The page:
“Sorry, I have work,” says Basalt chef Keith Kong, jokingly excusing himself from the conversation. He takes a thoughtful taste from a delicately plated cremeux-stuffed chocolate cake, adorned with artful smears of filling and drippings of raspberry coulis. It’s a potential new dish from Basalt restaurant, which means Kong has testing duties.
One year after Basalt opened in Waikiki’s Dukes Lane, Kong and his team still experiment. They constantly change the menu, watching how customers respond, and tweaking accordingly, from adding a happy hour, to extending brunch hours, to putting prime rib on the menu.
“We’ve tried to adjust a bit to find our niche, try to get a rhythm going with the food and operations,” says Kong. It’s a dynamic approach but a fitting one. After all, Basalt and the entire Dukes Lane food hall is a grand experiment: the first foray into restaurants by ABC Stores, the seemingly omnipresent Hawaii retail giant.
“As competition increases and there are limits in real estate and where we can open, we decided to venture into something different,” says ABC Stores President and CEO Paul Kosasa. “With the advent of the Food Network and the publicity of all these programs on TV, when tourists come to a destination, I think one of the things they seek out are dining options.”
The move to dining was a long time coming. Kosasa and his team noticed that while repeat visitors weren’t rebuying the same souvenirs with each trip, they were continuing to buy ABC Stores’ prepared foods, drinks, alcohol and baked goods. Kosasa started small, adding delis to his stores, stocking sushi, stepping up baked goods and expanding the freshly made plate lunch offerings. The next step was Dukes Lane, with its variety of eating options: lunch counters, burgers, poke, baked goods, a full bar and dine-in restaurant.
This year, ABC Stores adds a second dine-in restaurant, Lineage. Located in The Shops at Wailea on Maui, the new spot is headed by former “Top Chef” contestant Sheldon Simeon. It will sport a menu of modern local flavors, with an emphasis on storytelling, both around Simeon’s personal life and background, and the community.
“We want people to taste a snapshot of Hawaii,” says Simeon. “A lot of the sourcing will be local, a lot of the inspiration will come from a very personal story or series of backstories. We always try to have a backstory because it connects the food.”
The result is uniquely Hawaii, with twists. One dish Simeon was toying with included a take on “flying saucers.” Usually two slices of bread stuffed with ground beef and frozen mixed veggies, then toasted, it’s a staple at the Maui County Fair, he says. His innovative version sports something such as Maui venison stew filling, or is a tuna-meltlike take using locally caught fish. Lineage will also feature roving food carts, dim sum service-style, stocked with pūpū and snacks for quick and easy munching as soon as you sit down. “It’s like being invited to auntie’s house,” explains Simeon. “Even before she says hello or whatever, what is the first thing she says? ‘Go eat!’ For us, it’s all about that experience of mimicking going in someone’s home,” he says with a laugh.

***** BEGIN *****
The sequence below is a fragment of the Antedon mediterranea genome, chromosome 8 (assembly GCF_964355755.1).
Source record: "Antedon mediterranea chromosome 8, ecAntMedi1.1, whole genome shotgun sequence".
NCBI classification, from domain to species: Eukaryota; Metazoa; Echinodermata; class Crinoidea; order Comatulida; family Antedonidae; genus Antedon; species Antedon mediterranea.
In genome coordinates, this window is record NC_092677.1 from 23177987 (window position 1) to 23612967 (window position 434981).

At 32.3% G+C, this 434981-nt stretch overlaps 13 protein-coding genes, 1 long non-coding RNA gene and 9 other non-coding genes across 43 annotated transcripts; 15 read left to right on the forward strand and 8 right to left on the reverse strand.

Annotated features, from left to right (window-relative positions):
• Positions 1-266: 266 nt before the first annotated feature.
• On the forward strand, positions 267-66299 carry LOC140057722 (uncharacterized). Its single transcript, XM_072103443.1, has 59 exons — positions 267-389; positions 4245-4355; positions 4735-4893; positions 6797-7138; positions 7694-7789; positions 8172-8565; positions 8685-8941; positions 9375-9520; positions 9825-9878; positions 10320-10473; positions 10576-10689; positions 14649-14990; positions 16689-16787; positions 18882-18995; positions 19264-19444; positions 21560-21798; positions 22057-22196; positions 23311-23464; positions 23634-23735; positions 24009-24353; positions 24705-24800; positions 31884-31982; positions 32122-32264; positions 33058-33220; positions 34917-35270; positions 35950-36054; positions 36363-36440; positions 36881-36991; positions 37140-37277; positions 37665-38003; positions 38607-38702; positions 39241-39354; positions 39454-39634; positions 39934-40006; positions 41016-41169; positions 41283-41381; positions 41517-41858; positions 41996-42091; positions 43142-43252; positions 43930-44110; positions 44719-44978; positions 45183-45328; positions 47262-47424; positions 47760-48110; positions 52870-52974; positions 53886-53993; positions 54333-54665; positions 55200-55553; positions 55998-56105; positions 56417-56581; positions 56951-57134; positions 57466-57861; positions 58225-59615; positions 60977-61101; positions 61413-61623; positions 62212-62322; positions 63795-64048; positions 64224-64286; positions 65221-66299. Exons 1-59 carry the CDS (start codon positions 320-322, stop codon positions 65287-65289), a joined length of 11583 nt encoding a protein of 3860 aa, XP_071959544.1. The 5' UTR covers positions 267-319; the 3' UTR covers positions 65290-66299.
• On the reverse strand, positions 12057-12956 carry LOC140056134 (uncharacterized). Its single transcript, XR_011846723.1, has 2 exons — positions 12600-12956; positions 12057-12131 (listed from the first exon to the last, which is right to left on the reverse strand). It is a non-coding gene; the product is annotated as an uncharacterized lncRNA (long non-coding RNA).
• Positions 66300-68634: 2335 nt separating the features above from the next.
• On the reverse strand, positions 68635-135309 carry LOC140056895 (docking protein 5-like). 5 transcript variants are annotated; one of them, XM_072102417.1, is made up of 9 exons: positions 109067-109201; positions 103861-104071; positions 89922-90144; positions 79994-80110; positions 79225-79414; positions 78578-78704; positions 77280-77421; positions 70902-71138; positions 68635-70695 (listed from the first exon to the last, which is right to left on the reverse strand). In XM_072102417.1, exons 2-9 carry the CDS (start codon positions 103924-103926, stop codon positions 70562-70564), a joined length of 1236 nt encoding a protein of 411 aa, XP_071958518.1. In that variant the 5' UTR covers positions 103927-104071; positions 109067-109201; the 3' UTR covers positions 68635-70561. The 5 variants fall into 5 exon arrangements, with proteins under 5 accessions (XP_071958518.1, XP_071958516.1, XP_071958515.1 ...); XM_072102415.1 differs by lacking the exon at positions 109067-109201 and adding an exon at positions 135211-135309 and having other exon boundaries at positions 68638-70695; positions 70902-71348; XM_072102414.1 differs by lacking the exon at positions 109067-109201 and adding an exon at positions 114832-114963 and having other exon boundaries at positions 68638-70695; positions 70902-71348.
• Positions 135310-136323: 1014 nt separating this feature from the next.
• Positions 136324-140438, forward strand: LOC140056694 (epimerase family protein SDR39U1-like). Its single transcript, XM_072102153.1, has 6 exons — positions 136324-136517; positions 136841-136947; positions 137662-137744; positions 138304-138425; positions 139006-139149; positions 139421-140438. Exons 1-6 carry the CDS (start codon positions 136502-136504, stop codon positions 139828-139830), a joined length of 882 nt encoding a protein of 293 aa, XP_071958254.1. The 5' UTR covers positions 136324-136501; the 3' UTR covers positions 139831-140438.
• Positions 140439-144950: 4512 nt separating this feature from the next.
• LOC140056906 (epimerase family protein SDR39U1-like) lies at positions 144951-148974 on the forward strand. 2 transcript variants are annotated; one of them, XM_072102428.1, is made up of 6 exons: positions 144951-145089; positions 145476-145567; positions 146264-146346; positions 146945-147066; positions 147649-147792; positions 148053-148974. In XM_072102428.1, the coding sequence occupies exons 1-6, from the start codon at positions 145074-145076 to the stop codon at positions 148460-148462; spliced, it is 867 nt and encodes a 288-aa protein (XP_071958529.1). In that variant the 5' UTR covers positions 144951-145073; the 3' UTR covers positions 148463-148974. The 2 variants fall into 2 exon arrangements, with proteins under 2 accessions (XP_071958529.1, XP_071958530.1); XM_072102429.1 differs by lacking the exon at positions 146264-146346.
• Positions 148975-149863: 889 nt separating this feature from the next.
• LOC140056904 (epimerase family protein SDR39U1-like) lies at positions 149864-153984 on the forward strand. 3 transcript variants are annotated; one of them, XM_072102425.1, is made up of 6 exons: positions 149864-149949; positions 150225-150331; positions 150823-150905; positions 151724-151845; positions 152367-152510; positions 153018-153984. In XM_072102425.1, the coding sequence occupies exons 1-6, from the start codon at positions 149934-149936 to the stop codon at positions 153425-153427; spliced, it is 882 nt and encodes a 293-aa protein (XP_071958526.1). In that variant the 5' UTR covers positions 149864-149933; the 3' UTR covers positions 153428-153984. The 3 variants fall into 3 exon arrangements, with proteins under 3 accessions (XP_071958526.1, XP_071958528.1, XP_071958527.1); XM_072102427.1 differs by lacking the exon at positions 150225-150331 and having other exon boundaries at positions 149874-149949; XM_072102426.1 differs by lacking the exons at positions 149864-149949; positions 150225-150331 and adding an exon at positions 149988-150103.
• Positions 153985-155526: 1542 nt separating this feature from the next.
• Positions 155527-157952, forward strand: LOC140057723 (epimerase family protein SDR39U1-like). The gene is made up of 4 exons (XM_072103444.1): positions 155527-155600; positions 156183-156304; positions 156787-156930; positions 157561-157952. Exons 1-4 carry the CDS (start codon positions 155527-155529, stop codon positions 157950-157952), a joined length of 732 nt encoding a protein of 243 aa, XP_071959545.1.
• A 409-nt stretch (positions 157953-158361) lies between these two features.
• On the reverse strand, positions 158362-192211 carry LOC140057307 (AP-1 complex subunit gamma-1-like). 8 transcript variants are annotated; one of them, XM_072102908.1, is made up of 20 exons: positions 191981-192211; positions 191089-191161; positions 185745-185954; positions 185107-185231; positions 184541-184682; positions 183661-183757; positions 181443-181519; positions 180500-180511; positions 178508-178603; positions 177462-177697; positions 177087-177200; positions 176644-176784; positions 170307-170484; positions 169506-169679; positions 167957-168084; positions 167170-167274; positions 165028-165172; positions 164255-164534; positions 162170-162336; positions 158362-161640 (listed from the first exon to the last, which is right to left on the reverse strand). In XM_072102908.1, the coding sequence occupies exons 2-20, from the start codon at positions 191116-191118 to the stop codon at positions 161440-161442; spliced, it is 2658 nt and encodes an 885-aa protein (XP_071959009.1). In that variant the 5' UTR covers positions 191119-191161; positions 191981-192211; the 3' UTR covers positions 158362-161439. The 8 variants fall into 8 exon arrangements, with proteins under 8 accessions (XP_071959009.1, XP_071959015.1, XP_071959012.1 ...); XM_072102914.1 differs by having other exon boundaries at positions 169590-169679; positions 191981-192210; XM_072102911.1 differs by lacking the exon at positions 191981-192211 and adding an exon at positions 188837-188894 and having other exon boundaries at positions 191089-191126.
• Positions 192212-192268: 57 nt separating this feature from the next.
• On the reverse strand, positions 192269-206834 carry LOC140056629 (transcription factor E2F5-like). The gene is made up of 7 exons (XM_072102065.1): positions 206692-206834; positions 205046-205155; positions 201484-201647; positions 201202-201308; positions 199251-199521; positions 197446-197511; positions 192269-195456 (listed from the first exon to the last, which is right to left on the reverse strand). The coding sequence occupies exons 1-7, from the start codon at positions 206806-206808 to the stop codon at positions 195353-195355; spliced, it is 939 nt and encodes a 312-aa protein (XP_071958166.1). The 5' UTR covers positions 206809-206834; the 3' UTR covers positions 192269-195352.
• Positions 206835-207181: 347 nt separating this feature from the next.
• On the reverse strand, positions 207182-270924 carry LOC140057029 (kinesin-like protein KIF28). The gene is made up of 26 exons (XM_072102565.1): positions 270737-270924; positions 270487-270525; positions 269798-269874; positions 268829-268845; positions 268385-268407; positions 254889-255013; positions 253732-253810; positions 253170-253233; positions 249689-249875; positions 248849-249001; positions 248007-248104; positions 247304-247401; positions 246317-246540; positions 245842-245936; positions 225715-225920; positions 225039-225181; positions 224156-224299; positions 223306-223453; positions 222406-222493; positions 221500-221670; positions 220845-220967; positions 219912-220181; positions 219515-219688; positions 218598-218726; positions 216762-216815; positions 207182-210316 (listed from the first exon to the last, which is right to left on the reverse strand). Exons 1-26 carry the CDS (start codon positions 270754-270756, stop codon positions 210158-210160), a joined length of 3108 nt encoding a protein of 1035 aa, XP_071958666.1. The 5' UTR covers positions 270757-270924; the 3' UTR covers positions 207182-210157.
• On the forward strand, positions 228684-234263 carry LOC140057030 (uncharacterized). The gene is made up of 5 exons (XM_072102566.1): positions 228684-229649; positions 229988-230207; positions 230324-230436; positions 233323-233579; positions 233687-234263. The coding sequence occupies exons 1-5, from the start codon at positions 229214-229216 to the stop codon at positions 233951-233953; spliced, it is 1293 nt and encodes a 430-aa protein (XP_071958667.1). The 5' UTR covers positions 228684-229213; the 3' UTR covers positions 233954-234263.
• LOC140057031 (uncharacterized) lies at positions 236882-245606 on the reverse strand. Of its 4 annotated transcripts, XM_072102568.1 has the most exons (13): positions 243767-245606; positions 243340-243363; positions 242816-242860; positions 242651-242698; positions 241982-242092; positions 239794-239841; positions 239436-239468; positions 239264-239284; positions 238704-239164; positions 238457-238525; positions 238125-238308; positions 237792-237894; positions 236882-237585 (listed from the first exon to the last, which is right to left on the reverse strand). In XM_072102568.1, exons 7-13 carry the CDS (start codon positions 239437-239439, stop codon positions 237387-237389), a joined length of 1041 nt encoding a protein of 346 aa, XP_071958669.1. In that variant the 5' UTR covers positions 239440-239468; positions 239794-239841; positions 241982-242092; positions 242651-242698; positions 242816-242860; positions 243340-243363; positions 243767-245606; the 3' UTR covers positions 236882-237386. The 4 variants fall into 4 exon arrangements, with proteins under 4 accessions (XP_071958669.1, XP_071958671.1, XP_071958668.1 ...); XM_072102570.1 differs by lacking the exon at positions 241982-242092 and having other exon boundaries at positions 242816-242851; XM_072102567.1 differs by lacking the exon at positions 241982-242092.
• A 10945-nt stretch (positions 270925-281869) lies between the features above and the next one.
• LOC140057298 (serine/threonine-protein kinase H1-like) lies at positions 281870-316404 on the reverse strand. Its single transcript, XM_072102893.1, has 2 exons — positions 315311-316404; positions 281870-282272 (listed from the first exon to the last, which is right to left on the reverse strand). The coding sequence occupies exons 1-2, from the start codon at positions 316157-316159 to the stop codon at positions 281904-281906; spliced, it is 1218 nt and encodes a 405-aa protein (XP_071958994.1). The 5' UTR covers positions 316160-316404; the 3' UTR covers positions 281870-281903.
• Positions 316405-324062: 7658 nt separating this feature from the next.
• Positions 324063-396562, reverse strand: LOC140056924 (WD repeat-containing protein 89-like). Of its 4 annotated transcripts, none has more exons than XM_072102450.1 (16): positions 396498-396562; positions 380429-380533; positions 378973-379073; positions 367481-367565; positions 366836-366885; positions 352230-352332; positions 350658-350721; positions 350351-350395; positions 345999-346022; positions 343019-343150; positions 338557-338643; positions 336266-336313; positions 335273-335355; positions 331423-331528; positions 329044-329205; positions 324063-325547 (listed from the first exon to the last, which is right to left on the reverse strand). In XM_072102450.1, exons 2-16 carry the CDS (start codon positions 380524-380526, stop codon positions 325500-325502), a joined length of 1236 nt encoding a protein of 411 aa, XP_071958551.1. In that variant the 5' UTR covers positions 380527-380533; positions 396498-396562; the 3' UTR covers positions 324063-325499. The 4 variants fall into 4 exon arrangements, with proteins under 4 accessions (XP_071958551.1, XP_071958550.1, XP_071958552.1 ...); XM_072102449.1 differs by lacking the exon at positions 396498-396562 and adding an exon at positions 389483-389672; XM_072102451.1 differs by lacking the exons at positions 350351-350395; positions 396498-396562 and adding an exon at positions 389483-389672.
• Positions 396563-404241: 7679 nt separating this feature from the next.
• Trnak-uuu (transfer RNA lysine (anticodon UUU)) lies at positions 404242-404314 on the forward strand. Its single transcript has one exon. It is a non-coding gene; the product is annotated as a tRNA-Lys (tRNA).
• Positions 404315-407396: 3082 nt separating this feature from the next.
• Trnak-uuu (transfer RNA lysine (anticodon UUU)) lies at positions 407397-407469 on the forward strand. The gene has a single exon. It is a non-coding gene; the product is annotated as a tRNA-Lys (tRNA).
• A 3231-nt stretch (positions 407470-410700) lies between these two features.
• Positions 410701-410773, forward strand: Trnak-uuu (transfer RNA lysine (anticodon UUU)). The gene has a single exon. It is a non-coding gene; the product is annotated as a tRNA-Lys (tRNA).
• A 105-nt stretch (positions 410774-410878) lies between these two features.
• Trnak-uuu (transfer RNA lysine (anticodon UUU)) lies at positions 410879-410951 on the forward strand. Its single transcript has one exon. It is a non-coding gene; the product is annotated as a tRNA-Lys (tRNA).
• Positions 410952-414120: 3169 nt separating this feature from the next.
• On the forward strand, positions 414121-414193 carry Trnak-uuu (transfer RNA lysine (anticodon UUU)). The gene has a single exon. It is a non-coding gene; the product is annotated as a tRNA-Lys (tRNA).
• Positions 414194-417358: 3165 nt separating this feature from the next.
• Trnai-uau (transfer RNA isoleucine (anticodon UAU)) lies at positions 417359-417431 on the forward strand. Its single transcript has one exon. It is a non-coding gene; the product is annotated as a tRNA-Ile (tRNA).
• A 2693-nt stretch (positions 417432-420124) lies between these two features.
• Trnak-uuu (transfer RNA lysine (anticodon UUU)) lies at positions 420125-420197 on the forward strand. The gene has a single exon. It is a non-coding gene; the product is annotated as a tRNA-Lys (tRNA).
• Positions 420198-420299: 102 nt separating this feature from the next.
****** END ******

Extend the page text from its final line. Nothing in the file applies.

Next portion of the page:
Simeon says he and his team bring that kind of creative thinking to the table, complementing ABC Stores’ operations expertise while maintaining the values both sides share, such as taking care of employees and putting workplace culture first. He cites ABC Stores’ system of tracking of inventory as being beyond that of any restaurant he’s ever experienced, and how, as a family-run business, they treat employees like ‘ohana. Instead of hiring the typical part-time workers, for instance, ABC Stores emphasizes full-time benefits and hours.
“It’s been a great learning curve for both sides,” says Simeon. “For us, creativity wise, as a restaurant, we like to bounce off … and kind of shoot from the hip, but what ABC has taught us with their very business aspect of retail is to be responsible, to know the numbers exactly, to have that background and that support.”
Kosasa agrees. “Part of the experiment is to layer our knowledge and business practices onto the restaurant business to see if we can be successful. The reciprocal part of it is … we learn other things from the restaurant that we can apply to ABC Stores.”
The company is still in the learning stages of its dining experiment. “It’s been quite an adventure. It’s tough. It’s a struggle. There’s no surprises there,” Kosasa says of Basalt. “And I know failure rates are very high for restaurants. We’re doing OK, but we should be doing better. I think we can do better.”
That doesn’t mean he’s deterred. For him, perseverance and hard work, after all, are always part of the package.
“When my dad opened the first store, he struggled. A lot. And if he threw in the towel, (ABC Stores today) wouldn’t exist. But he kept at it, and kept at it and eventually he earned his success,” says Kosasa. “I think that’s what we have to do too. We have to earn it – and we learn some things along the line, too.”